Boeing Frontiers
November 2003
Volume 02, Issue 07
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Industry Wrap

NASA speeds space plane timetable

Round-trip flight
NASA aerospace industry partners, including Boeing, are designing a space plane capable of meeting the agency's mission requirements for International Space Station crew rescue by the year 2010, and crew and cargo transport by 2012. NASA is accelerating development of the space plane. Above is an artist's concept of Boeing's Orbital Space Plane design.
NASA is accelerating development of a space plane to transport crews to and from the International Space Station, reported The New York Times, but NASA Administrator Sean O'Keefe said the aging space shuttles could remain in use for many years.

At an October news conference, O'Keefe said the Orbital Space Plane, primarily designed to carry people, could be available as a station rescue vehicle in five years and ready to serve as a crew hauler a few years after that. However, he said a space plane would not replace the shuttle altogether.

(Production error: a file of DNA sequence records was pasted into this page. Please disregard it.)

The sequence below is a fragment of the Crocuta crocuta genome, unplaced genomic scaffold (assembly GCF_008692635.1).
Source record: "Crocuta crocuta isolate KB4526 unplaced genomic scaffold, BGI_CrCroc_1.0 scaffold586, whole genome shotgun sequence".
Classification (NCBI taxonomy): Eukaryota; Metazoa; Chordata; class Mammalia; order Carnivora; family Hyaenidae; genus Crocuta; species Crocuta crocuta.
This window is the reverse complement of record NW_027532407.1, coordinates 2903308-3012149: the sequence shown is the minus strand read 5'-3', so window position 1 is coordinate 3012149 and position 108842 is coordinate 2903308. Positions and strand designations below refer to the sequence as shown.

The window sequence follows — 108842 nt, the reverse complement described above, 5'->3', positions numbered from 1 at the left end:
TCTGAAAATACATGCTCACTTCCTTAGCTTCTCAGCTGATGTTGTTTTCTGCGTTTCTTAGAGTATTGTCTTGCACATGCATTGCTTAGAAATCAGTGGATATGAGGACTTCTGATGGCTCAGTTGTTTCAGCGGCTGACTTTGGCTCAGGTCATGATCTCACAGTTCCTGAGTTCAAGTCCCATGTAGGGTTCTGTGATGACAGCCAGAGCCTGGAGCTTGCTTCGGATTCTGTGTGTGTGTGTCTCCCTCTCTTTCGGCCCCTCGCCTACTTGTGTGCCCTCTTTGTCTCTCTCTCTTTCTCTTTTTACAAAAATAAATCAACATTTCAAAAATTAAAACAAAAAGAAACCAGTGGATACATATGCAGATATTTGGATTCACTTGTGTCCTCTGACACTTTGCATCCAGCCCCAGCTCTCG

The committee that investigated the Space Shuttle Columbia accident recommended that crews be separated from cargo in future space travel, O'Keefe noted, and the space plane would meet the crew requirement. But carrying cargo to and from the ISS—and perhaps beyond—requires the capability of the shuttle or other vehicles capable of lifting heavy loads.

NASA is also looking at options to transport cargo that include the shuttle, with possible modifications. "For the immediate near term," O'Keefe said, "there is no other option but the shuttle." Even after the space station is completed using parts that only the shuttle can deliver, the remaining three shuttles will be needed to carry large quantities of supplies and equipment to and from the station, he said.

While NASA has not provided firm estimates of the new space plane's cost, Dennis Smith, the space plane program manager from NASA Marshall Space Flight Center, told U.S. Congressional staff members last month that it would cost $11 billion to $12 billion to develop the craft and make it ISS rescue-ready by 2008.

Boeing is leading one of two contractor teams developing proposals for the Orbital Space Plane program, which includes the spacecraft, ground operations and all supporting technologies needed to conduct missions to and from the ISS. The program is scheduled to issue a request for proposal to the contractor teams in November 2003. A decision to develop a fullscale vehicle system is expected in 2004.



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